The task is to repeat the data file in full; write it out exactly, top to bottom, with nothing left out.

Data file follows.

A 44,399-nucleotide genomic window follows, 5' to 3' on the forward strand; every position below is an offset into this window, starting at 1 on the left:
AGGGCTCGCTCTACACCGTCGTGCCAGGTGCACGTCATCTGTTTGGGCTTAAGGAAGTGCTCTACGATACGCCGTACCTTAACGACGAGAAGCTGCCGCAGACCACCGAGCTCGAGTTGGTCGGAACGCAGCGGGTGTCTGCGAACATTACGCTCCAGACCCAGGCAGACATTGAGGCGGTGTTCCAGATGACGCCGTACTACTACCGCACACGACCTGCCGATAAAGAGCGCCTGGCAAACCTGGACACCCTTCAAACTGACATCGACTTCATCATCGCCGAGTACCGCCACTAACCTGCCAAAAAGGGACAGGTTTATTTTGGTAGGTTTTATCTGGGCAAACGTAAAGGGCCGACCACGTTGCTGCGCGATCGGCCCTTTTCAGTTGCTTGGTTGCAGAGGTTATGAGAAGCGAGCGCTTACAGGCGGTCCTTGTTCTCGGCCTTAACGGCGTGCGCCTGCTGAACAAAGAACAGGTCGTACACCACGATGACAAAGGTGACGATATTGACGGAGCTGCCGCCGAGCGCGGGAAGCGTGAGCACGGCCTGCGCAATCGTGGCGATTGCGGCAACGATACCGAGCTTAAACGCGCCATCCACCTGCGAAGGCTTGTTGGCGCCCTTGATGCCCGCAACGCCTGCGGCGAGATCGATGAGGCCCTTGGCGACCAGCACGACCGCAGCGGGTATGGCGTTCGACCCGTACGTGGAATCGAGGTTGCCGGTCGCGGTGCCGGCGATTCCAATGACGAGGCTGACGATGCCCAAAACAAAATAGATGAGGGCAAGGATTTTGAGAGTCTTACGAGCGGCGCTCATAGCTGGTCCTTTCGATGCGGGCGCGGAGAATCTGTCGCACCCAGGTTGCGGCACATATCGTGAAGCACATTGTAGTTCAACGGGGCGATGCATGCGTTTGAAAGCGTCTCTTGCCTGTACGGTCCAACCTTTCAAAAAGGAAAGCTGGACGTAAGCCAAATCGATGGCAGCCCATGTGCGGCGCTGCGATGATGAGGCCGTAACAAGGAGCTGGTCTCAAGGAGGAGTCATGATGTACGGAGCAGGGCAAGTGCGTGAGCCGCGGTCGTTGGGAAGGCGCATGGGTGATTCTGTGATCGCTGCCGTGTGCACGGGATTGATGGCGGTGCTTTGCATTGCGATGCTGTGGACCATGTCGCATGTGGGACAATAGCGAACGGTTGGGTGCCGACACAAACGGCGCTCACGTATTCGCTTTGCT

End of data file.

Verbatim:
A 44,399-nucleotide genomic window follows, 5' to 3' on the forward strand; every position below is an offset into this window, starting at 1 on the left:
AGGGCTCGCTCTACACCGTCGTGCCAGGTGCACGTCATCTGTTTGGGCTTAAGGAAGTGCTCTACGATACGCCGTACCTTAACGACGAGAAGCTGCCGCAGACCACCGAGCTCGAGTTGGTCGGAACGCAGCGGGTGTCTGCGAACATTACGCTCCAGACCCAGGCAGACATTGAGGCGGTGTTCCAGATGACGCCGTACTACTACCGCACACGACCTGCCGATAAAGAGCGCCTGGCAAACCTGGACACCCTTCAAACTGACATCGACTTCATCATCGCCGAGTACCGCCACTAACCTGCCAAAAAGGGACAGGTTTATTTTGGTAGGTTTTATCTGGGCAAACGTAAAGGGCCGACCACGTTGCTGCGCGATCGGCCCTTTTCAGTTGCTTGGTTGCAGAGGTTATGAGAAGCGAGCGCTTACAGGCGGTCCTTGTTCTCGGCCTTAACGGCGTGCGCCTGCTGAACAAAGAACAGGTCGTACACCACGATGACAAAGGTGACGATATTGACGGAGCTGCCGCCGAGCGCGGGAAGCGTGAGCACGGCCTGCGCAATCGTGGCGATTGCGGCAACGATACCGAGCTTAAACGCGCCATCCACCTGCGAAGGCTTGTTGGCGCCCTTGATGCCCGCAACGCCTGCGGCGAGATCGATGAGGCCCTTGGCGACCAGCACGACCGCAGCGGGTATGGCGTTCGACCCGTACGTGGAATCGAGGTTGCCGGTCGCGGTGCCGGCGATTCCAATGACGAGGCTGACGATGCCCAAAACAAAATAGATGAGGGCAAGGATTTTGAGAGTCTTACGAGCGGCGCTCATAGCTGGTCCTTTCGATGCGGGCGCGGAGAATCTGTCGCACCCAGGTTGCGGCACATATCGTGAAGCACATTGTAGTTCAACGGGGCGATGCATGCGTTTGAAAGCGTCTCTTGCCTGTACGGTCCAACCTTTCAAAAAGGAAAGCTGGACGTAAGCCAAATCGATGGCAGCCCATGTGCGGCGCTGCGATGATGAGGCCGTAACAAGGAGCTGGTCTCAAGGAGGAGTCATGATGTACGGAGCAGGGCAAGTGCGTGAGCCGCGGTCGTTGGGAAGGCGCATGGGTGATTCTGTGATCGCTGCCGTGTGCACGGGATTGATGGCGGTGCTTTGCATTGCGATGCTGTGGACCATGTCGCATGTGGGACAATAGCGAACGGTTGGGTGCCGACACAAACGGCGCTCACGTATTCGCTTTGCT